In my opinion, the opening chapter of FOTR embodies everything "right" and "wrong" about Jackson's filmmaking and approach to the material. On the one hand, it's stirring and marvelous . . . a real "home run" of an opening. On the other, it's melodramatic, clumsy and overwrought . . . a cloddish mutilation of Tolkien's staggering tale. Let me go into more detail. The darkened screen, the Elvish (?) whispering in the background and Cate Blanchett's evocative translation / narration, as well as the understated, haunting music, combine into an enrapturing incantation: I am immediately transfixed and pulled into another world. Then, just as brilliantly, "The Lord of the Rings" logo, fading in and out of view like some autumnal leaf concealed, revealed and suddenly hidden again, complete with an elegiac musical motif, is stirring -- and, in my opinion, perhaps EXACTLY what Tolkien would have wanted. So far, so good. Yet, even with this level of care and precision and all-round artistry, SOMETHING is missing. I don't want to turn this into a "versus" competition or anything of that nature, but the opening to "Star Wars" is much more cinematic. If anything, and as much as I admire the subtlety of this part, "The Lord of the Rings" doesn't announce itself in any memorable way. At this stage, it's more of a nitpick -- but I think it's a minor fallacy of the film that gets bigger and bigger as the movies unfold. The true iconographic promise of the material stutters and peters out. ANYWAY.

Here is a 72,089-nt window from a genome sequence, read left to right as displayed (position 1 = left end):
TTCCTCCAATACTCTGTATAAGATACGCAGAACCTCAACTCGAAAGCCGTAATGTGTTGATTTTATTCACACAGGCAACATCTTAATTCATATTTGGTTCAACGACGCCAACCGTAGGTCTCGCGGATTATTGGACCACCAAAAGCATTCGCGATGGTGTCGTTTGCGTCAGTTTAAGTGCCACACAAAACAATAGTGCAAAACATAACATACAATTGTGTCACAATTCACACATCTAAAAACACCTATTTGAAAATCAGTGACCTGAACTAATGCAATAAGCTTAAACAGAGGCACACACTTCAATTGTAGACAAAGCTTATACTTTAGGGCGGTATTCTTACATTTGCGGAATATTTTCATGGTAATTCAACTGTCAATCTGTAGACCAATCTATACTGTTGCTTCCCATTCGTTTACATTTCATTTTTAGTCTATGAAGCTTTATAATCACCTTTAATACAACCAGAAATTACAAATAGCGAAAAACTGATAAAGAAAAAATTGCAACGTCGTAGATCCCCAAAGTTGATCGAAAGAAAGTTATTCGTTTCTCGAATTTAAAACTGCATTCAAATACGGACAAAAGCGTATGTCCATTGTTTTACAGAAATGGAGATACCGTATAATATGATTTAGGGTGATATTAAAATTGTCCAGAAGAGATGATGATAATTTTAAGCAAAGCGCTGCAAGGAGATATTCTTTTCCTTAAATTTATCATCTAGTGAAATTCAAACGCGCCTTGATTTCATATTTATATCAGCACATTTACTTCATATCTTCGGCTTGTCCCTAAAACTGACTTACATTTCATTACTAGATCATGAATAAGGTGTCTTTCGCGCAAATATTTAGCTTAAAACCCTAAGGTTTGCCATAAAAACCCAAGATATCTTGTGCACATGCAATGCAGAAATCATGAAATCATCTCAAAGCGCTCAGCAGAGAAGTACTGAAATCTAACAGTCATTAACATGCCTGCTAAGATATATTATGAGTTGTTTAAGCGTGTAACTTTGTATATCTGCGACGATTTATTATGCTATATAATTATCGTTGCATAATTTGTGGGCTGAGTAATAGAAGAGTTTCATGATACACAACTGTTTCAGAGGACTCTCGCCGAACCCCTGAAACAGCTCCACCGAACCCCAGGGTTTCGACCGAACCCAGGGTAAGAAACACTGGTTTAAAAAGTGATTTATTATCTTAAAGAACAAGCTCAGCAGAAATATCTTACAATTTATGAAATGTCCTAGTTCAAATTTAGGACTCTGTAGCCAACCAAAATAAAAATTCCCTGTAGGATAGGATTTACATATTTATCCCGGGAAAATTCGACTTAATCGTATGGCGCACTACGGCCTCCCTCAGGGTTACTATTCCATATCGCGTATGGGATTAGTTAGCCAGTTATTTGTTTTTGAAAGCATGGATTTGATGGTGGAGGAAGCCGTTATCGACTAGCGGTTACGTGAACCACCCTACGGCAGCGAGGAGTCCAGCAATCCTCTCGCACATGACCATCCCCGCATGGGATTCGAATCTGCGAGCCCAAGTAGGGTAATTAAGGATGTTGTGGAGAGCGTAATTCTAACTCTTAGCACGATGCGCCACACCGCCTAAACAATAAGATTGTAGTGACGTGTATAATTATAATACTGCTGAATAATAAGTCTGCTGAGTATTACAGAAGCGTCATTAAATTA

The narrative prologue now gets visual accompaniment. Blanchett's narration continues to captivate, but the visuals are somewhat clumsy: excessive close-ups, soft filtering, over-eager cutting. One isn't blown back into their seat and left agasp. Again, as painful and as silly as it seems, "Star Wars" begins with a WHOPPER of a shot: the Star Destroyer pursuing the tiny Rebel Blockade Runner is one of the greatest images in cinema history. LOTR is already flagging. The visuals and narration continue. Although the rhythm is not remarkable, it remains consistent throughout the prologue, and this is to Jackson's credit and skill. It's well written and paced. But there's a component to this introduction where Jackson completely loses me -- and indicates the TRUE "dumbing down" of the material to come. The battle. I'm sorry, but while this may have been impressive on a first viewing, it looks and feels HORRIFIC to me now. The opening reminds me of a video game -- indeed, those Orcs (or whatever) falling off the cliff and Sauron's subsequent "shockwave" are strongly reminiscent of "3DMark" (PC buffs will know what I'm referring to). Everything looks so fake and "digital" in this sequence. The sky is especially bad and looks "painted in". Jackson's love of sweeping shots and close-ups also causes this battle, like all the battles in LOTR, to resemble a television movie intercut with cheap "PlayStation" scrolling effects. But beyond the technical aspects, the battle itself reduces the story to simple "good vs. evil". The ostensibly "good" guys have all rallied in one last stand against a "monstrous evil". Sauron's power over Middle-earth is depicted as a literal Sci-Fi-esque "power": he flings warriors across the battle field like ragdolls.